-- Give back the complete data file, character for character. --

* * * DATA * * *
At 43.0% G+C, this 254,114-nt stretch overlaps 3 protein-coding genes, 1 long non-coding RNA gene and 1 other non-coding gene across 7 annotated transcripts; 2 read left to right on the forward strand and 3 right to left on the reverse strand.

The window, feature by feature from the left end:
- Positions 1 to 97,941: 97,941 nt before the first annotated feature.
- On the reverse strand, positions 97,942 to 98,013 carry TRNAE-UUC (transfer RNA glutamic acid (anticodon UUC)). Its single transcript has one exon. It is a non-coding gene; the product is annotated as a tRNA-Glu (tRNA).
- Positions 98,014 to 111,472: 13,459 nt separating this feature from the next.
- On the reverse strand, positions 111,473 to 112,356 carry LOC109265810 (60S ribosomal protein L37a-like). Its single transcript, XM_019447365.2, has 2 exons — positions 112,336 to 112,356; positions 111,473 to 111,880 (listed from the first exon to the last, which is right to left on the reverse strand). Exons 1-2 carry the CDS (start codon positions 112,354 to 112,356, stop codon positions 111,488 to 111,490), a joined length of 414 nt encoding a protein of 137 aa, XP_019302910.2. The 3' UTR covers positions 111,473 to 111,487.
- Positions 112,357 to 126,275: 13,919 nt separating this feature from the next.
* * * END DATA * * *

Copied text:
At 43.0% G+C, this 254,114-nt stretch overlaps 3 protein-coding genes, 1 long non-coding RNA gene and 1 other non-coding gene across 7 annotated transcripts; 2 read left to right on the forward strand and 3 right to left on the reverse strand.

The window, feature by feature from the left end:
- Positions 1 to 97,941: 97,941 nt before the first annotated feature.
- On the reverse strand, positions 97,942 to 98,013 carry TRNAE-UUC (transfer RNA glutamic acid (anticodon UUC)). Its single transcript has one exon. It is a non-coding gene; the product is annotated as a tRNA-Glu (tRNA).
- Positions 98,014 to 111,472: 13,459 nt separating this feature from the next.
- On the reverse strand, positions 111,473 to 112,356 carry LOC109265810 (60S ribosomal protein L37a-like). Its single transcript, XM_019447365.2, has 2 exons — positions 112,336 to 112,356; positions 111,473 to 111,880 (listed from the first exon to the last, which is right to left on the reverse strand). Exons 1-2 carry the CDS (start codon positions 112,354 to 112,356, stop codon positions 111,488 to 111,490), a joined length of 414 nt encoding a protein of 137 aa, XP_019302910.2. The 3' UTR covers positions 111,473 to 111,487.
- Positions 112,357 to 126,275: 13,919 nt separating this feature from the next.